Intestinal Peripheral Artery Disease (PAD) Treatment | MedStar Health

Treatments to improve blood flow to the intestines

Intestinal peripheral artery disease (PAD) occurs when there is a blockage in one of the vessels supplying blood to the intestines or bowel. If left untreated, blood flow can decrease, and the delicate digestive tissues can be damaged.

Doctors in our Vascular and Endovascular Program are nationally known for their expertise and skill in vascular procedures. We have surgeons at multiple locations throughout the region so you can get specialized care close to home.

What to expect from intestinal PAD treatment

Your doctor will work with you to determine the most effective treatment for your unique condition. They may recommend:

  • Angioplasty: Using a thin, flexible tube called a catheter, the doctor will guide a small balloon to the blocked vessel and inflate the balloon to open the vessel.

  • Bypass: A vessel taken from another part of the body or a synthetic vessel is surgically connected above and below the blockage. This creates a new pathway for your blood to travel to the intestinal tissue.

  • Medication: Certain medications can dissolve blood clots that block blood flow through an artery.

  • Stent: A catheter is used to place a wire mesh tube within a narrow artery to support the artery walls and keep it open.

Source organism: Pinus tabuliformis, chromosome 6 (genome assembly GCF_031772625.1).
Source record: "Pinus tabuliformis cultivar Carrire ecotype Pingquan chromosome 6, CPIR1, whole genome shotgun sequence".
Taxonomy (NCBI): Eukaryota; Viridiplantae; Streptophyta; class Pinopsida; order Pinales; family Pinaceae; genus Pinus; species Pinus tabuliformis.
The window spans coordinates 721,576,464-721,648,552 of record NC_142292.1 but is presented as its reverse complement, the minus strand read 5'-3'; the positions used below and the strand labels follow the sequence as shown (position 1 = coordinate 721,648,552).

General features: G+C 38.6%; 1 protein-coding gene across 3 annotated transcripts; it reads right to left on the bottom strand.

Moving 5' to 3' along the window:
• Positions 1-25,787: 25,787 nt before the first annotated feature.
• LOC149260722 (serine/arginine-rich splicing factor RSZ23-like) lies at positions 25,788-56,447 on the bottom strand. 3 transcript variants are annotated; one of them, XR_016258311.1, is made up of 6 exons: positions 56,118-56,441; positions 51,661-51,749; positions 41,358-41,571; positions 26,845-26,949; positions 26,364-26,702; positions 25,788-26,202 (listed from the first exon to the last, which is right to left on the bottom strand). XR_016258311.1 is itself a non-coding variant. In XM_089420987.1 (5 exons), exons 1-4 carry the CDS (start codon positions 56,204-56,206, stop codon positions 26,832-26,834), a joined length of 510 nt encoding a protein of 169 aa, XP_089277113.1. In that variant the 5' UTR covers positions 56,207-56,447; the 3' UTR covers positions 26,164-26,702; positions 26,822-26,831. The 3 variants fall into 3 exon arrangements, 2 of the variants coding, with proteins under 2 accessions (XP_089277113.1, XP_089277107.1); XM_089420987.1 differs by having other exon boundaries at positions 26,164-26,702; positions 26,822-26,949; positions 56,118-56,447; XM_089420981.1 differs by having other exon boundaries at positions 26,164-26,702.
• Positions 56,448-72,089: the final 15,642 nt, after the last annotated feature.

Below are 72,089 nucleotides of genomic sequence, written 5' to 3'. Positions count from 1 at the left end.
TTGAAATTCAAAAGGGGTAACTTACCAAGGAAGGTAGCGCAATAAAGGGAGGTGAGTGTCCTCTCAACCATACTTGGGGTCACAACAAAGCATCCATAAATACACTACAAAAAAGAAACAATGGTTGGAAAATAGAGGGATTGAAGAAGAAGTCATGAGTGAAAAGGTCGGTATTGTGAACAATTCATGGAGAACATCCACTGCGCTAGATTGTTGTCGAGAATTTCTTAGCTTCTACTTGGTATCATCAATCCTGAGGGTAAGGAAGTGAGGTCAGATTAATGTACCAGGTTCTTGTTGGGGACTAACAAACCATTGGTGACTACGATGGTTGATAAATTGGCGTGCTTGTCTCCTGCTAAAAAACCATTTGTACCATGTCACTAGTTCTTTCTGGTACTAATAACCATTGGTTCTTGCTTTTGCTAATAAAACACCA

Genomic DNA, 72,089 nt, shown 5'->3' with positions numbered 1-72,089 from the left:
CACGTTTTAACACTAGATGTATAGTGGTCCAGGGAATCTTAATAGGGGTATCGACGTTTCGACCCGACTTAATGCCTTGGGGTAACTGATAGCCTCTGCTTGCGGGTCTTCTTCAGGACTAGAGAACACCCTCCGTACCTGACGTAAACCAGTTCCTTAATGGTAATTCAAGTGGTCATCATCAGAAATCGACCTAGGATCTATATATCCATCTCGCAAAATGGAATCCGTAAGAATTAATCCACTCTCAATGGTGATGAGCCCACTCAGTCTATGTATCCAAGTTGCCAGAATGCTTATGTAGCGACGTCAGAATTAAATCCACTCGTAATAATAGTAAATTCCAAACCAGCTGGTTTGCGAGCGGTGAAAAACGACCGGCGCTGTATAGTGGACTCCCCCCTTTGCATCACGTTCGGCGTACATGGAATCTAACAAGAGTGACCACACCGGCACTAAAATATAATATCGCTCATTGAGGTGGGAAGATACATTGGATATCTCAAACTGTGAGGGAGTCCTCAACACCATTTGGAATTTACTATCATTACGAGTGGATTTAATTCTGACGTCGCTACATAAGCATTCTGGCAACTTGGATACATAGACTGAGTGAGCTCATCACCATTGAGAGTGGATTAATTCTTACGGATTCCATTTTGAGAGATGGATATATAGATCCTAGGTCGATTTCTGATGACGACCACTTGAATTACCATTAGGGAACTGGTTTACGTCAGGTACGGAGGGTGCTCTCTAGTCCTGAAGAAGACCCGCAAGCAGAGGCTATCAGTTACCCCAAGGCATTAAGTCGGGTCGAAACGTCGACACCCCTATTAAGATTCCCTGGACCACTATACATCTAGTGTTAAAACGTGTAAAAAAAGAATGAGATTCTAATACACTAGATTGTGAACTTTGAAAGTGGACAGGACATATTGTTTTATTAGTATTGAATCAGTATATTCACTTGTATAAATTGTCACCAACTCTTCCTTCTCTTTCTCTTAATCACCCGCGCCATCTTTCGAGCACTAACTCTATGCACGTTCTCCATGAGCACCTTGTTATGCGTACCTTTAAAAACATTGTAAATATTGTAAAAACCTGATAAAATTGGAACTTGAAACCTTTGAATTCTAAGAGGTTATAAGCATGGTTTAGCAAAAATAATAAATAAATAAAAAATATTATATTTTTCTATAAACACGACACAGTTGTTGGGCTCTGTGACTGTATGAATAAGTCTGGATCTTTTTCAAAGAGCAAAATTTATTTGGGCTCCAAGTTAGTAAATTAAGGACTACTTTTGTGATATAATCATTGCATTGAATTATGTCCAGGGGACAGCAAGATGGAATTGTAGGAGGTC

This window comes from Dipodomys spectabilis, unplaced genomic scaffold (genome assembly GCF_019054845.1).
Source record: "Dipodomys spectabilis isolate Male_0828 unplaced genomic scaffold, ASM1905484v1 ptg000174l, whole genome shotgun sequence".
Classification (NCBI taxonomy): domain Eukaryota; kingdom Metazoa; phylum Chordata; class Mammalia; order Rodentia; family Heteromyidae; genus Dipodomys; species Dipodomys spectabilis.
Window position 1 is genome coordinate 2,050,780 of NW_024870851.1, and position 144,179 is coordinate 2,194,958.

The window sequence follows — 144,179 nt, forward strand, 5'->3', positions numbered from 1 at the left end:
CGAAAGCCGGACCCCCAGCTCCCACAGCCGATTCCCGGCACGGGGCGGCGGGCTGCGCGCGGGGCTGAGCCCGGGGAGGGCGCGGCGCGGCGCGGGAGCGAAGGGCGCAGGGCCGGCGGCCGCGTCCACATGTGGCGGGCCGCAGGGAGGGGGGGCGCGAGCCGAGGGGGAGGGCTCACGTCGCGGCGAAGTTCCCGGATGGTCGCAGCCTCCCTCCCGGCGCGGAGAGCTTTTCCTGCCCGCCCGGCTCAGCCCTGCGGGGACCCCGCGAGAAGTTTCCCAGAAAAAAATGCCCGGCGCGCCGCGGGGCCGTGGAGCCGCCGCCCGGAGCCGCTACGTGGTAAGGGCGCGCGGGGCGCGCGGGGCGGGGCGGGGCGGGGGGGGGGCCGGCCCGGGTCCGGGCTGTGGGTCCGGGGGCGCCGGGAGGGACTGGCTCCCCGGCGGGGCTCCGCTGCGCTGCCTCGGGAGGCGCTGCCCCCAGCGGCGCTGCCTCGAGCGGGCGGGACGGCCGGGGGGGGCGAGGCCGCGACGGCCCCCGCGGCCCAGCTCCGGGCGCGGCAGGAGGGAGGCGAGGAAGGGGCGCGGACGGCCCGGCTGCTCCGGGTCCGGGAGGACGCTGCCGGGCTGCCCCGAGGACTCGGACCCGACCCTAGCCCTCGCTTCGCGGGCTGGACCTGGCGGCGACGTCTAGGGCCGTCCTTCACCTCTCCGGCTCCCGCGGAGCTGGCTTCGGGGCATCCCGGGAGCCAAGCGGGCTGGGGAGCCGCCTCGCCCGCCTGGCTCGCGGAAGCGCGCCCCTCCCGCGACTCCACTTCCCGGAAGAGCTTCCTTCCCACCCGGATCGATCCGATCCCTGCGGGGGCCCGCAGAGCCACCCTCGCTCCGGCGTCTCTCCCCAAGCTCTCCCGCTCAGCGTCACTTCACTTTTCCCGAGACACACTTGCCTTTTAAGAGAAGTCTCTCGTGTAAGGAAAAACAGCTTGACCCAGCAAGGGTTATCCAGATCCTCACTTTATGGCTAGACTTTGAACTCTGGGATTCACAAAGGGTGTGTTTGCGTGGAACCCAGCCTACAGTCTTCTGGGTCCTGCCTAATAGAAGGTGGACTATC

• Surgery: The blocked artery can be cleared by creating an incision in the artery and removing the plaque buildup.


Intestinal Ischemia

Intestinal ischemic syndrome occurs when your intestines don’t get enough blood flow because of blockages in the major arteries that bring blood to the intestines.


Abdominal Duplex Ultrasound

Abdominal duplex ultrasound is a combination of a traditional and Doppler ultrasound that assesses the blood vessels in your abdomen for blockages or aneurysms.

Angiogram (Angiography)

An angiogram is a special X-ray taken as a special dye is injected through a thin, flexible tube called a catheter to detect blockages or aneurysms in blood vessels.

Computerized Tomography (CT) Scan

The cardiac computed tomography scan, or cardiac CT, uses X-rays to create three-dimensional images of your heart and blood vessels.

Electrocardiogram (ECG)

An electrocardiogram, also known as an ECG, measures the heart’s electrical activity.

Our locations

Distance from Change locationEnter your location

MedStar Union Memorial Hospital

201 E. University Pkwy.
Baltimore, MD 21218

MedStar St Mary's Hospital

25500 Point Lookout Rd.
Leonardtown, MD 20650

MedStar Washington Hospital Center

110 Irving St. NW
Washington, DC 20010

MedStar Georgetown University Hospital

3800 Reservoir Rd. NW
Washington, DC, 20007

MedStar Montgomery Medical Center

18101 Prince Philip Dr.
Olney, MD 20832

MedStar Southern Maryland Hospital Center

7503 Surratts Rd.
Clinton, MD 20735

Ask MedStar Heart & Vascular Institute

Have general questions for our heart and vascular program? Email us at If you have clinically-specific questions, please contact your physician’s office.